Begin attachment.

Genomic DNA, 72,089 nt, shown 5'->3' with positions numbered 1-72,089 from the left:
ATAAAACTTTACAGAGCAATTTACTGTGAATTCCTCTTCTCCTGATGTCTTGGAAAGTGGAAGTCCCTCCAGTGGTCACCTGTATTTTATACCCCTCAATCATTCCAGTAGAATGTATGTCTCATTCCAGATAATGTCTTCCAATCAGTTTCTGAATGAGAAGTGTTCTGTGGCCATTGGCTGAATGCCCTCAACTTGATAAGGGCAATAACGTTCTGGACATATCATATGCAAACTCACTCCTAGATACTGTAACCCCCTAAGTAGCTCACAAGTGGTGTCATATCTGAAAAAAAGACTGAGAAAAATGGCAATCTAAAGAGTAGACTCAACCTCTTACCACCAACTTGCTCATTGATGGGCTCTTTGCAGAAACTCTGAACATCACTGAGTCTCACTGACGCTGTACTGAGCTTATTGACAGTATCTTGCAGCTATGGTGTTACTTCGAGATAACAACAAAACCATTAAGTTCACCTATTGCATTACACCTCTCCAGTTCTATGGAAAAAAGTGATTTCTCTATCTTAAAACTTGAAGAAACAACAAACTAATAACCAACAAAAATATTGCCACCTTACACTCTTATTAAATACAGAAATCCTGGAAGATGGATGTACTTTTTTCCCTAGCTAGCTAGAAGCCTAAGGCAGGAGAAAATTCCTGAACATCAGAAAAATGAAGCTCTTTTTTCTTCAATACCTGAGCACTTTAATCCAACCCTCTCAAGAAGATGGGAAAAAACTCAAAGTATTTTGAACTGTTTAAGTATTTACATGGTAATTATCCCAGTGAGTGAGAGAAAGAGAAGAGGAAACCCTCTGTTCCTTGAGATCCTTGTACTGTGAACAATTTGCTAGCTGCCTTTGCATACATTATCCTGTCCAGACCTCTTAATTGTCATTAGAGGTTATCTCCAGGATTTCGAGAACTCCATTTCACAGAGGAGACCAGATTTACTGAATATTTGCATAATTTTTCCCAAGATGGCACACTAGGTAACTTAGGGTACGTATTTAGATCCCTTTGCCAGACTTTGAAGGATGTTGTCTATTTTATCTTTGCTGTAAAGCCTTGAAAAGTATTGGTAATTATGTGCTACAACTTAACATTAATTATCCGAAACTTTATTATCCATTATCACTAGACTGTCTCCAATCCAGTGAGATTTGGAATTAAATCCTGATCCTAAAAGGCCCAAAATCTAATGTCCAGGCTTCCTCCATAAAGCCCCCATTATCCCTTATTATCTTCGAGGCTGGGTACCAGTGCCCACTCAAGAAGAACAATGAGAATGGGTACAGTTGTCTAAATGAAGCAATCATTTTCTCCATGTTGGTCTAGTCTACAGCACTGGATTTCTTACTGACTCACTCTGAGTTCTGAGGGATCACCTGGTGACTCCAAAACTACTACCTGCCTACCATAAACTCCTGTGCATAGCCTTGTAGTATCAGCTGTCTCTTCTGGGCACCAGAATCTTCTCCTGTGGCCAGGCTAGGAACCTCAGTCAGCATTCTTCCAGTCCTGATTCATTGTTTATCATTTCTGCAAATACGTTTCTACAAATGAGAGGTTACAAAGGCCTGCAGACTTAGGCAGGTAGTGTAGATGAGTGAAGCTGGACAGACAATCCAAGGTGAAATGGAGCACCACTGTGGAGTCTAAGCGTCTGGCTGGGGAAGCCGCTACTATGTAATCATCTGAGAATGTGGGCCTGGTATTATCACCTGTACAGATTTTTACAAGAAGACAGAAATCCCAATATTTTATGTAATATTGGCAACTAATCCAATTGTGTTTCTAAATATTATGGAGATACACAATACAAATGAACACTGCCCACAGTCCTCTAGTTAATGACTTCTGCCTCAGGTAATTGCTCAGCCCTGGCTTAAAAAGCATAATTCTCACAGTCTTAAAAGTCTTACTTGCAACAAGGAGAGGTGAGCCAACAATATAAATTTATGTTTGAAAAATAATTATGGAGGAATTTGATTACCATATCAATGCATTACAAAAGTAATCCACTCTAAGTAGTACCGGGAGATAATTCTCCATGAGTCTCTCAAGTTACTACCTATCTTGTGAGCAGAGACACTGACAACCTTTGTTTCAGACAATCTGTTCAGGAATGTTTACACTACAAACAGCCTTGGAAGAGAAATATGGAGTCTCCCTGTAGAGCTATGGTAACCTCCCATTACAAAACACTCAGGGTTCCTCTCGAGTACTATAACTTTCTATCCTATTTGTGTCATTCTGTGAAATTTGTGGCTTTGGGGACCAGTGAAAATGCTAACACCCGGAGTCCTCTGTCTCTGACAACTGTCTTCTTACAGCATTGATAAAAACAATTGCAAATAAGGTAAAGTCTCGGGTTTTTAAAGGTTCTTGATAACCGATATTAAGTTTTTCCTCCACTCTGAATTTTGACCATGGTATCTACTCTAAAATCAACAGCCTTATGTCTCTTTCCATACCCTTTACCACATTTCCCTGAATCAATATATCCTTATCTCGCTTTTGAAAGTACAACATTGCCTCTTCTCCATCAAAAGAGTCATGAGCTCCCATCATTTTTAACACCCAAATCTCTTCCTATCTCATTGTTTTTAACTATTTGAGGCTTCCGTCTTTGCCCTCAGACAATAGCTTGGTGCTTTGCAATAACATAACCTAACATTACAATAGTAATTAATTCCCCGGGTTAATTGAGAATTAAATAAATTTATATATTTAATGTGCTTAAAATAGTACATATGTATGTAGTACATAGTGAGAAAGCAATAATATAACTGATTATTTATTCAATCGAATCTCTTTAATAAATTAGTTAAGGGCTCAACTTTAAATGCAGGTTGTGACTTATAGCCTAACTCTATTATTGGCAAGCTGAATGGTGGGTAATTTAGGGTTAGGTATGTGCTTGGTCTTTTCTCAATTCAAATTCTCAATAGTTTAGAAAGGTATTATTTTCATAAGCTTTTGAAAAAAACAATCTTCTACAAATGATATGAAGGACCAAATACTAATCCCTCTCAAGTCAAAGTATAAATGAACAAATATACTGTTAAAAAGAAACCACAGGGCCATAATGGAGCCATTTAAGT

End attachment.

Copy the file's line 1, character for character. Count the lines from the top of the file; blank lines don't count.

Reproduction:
Genomic DNA, 72,089 nt, shown 5'->3' with positions numbered 1-72,089 from the left: